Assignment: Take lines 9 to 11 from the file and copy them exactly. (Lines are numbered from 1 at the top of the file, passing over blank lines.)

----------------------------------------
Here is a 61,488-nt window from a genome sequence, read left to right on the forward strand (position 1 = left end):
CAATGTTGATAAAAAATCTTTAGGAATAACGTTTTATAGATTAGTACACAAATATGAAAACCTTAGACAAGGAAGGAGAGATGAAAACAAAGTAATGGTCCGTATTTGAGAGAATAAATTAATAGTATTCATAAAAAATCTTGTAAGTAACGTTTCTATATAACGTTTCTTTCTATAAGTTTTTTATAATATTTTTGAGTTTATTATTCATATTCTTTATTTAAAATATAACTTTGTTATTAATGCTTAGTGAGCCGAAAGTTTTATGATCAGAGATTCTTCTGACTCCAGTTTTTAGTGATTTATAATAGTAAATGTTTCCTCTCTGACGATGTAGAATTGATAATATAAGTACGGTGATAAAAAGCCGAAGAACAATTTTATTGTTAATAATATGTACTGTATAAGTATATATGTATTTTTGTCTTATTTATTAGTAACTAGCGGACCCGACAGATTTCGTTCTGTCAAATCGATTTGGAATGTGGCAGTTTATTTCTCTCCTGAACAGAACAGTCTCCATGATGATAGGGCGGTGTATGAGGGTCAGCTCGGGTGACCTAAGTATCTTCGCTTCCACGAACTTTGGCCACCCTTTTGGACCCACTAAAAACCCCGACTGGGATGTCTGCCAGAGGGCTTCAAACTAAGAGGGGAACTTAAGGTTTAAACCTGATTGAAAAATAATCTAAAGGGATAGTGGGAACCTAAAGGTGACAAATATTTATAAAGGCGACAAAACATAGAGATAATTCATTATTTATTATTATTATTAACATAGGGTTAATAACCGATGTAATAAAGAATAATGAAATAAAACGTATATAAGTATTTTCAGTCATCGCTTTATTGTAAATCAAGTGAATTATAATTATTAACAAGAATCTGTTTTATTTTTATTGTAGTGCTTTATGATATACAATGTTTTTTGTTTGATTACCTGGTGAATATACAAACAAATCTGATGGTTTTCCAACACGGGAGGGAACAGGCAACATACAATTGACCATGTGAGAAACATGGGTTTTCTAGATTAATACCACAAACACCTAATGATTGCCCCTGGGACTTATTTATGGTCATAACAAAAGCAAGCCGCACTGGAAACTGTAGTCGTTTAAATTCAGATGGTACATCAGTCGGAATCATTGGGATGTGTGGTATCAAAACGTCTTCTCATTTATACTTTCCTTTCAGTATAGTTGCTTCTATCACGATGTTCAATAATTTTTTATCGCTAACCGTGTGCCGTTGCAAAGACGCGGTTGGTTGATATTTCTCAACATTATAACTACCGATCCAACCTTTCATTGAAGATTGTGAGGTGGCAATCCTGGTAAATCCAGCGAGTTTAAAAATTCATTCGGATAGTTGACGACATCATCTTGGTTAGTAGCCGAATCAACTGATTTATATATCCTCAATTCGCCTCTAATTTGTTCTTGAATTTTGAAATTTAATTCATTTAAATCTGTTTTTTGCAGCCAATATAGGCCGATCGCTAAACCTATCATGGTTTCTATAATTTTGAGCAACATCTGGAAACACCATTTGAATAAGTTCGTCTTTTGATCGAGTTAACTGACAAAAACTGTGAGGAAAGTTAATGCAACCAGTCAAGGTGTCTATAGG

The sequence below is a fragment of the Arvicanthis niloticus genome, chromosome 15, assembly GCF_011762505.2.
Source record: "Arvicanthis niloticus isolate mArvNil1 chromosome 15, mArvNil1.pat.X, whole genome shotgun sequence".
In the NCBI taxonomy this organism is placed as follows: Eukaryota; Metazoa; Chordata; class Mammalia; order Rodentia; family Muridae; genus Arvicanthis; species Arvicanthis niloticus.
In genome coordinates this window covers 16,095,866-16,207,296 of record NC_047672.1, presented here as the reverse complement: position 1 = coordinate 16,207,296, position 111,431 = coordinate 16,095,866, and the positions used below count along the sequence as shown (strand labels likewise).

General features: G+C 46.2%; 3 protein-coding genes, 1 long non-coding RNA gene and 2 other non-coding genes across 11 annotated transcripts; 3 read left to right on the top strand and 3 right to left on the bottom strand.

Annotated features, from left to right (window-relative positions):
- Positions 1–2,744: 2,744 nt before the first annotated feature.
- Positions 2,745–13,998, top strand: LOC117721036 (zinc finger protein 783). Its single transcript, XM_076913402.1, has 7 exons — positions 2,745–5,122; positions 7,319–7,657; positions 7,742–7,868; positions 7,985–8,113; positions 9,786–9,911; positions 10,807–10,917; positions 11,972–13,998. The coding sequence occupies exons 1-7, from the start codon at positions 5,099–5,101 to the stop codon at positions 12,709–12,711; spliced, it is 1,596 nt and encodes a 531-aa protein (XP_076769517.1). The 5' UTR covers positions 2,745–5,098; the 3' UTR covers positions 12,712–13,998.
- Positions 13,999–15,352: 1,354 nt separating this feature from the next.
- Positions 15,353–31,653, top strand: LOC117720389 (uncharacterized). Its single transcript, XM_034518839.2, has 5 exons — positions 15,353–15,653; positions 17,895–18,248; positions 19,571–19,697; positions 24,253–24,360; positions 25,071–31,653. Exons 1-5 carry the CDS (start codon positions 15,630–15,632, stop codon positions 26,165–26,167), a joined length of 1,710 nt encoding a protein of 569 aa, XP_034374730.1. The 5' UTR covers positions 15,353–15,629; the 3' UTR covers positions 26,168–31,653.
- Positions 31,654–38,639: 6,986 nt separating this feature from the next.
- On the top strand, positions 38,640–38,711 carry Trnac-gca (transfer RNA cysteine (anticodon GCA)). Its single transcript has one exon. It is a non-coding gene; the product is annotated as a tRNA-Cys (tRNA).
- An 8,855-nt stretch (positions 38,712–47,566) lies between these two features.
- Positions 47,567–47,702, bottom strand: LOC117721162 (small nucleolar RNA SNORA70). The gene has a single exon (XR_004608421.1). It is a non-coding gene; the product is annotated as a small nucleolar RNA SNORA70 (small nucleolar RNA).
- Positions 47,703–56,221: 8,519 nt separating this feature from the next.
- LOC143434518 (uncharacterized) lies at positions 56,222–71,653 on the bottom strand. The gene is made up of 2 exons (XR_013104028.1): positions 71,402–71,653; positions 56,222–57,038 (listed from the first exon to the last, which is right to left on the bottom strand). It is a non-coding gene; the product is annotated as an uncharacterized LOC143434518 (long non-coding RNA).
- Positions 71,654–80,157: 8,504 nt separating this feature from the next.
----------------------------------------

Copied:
- Positions 1–2,744: 2,744 nt before the first annotated feature.
- Positions 2,745–13,998, top strand: LOC117721036 (zinc finger protein 783). Its single transcript, XM_076913402.1, has 7 exons — positions 2,745–5,122; positions 7,319–7,657; positions 7,742–7,868; positions 7,985–8,113; positions 9,786–9,911; positions 10,807–10,917; positions 11,972–13,998. The coding sequence occupies exons 1-7, from the start codon at positions 5,099–5,101 to the stop codon at positions 12,709–12,711; spliced, it is 1,596 nt and encodes a 531-aa protein (XP_076769517.1). The 5' UTR covers positions 2,745–5,098; the 3' UTR covers positions 12,712–13,998.
- Positions 13,999–15,352: 1,354 nt separating this feature from the next.